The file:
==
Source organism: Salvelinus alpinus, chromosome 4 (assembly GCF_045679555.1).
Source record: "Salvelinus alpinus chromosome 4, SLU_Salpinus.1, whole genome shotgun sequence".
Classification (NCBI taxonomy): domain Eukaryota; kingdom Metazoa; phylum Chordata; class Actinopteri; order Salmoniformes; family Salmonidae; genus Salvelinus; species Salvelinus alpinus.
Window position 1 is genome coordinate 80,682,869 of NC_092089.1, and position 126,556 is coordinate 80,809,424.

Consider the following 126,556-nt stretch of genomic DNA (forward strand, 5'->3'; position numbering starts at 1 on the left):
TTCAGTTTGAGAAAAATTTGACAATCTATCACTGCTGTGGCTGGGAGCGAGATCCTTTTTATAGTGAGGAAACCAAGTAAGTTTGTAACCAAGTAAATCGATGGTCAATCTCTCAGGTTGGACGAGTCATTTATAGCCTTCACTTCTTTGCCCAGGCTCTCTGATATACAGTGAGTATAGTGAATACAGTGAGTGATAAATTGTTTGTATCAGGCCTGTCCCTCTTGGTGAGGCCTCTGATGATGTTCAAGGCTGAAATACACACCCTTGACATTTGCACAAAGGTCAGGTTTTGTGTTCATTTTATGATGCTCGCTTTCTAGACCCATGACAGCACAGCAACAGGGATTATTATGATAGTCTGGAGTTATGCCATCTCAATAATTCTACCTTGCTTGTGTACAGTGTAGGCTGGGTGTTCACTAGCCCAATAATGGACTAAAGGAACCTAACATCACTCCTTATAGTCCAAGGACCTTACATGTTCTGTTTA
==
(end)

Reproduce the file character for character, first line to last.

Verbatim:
Source organism: Salvelinus alpinus, chromosome 4 (assembly GCF_045679555.1).
Source record: "Salvelinus alpinus chromosome 4, SLU_Salpinus.1, whole genome shotgun sequence".
Classification (NCBI taxonomy): domain Eukaryota; kingdom Metazoa; phylum Chordata; class Actinopteri; order Salmoniformes; family Salmonidae; genus Salvelinus; species Salvelinus alpinus.
Window position 1 is genome coordinate 80,682,869 of NC_092089.1, and position 126,556 is coordinate 80,809,424.

Consider the following 126,556-nt stretch of genomic DNA (forward strand, 5'->3'; position numbering starts at 1 on the left):
TTCAGTTTGAGAAAAATTTGACAATCTATCACTGCTGTGGCTGGGAGCGAGATCCTTTTTATAGTGAGGAAACCAAGTAAGTTTGTAACCAAGTAAATCGATGGTCAATCTCTCAGGTTGGACGAGTCATTTATAGCCTTCACTTCTTTGCCCAGGCTCTCTGATATACAGTGAGTATAGTGAATACAGTGAGTGATAAATTGTTTGTATCAGGCCTGTCCCTCTTGGTGAGGCCTCTGATGATGTTCAAGGCTGAAATACACACCCTTGACATTTGCACAAAGGTCAGGTTTTGTGTTCATTTTATGATGCTCGCTTTCTAGACCCATGACAGCACAGCAACAGGGATTATTATGATAGTCTGGAGTTATGCCATCTCAATAATTCTACCTTGCTTGTGTACAGTGTAGGCTGGGTGTTCACTAGCCCAATAATGGACTAAAGGAACCTAACATCACTCCTTATAGTCCAAGGACCTTACATGTTCTGTTTA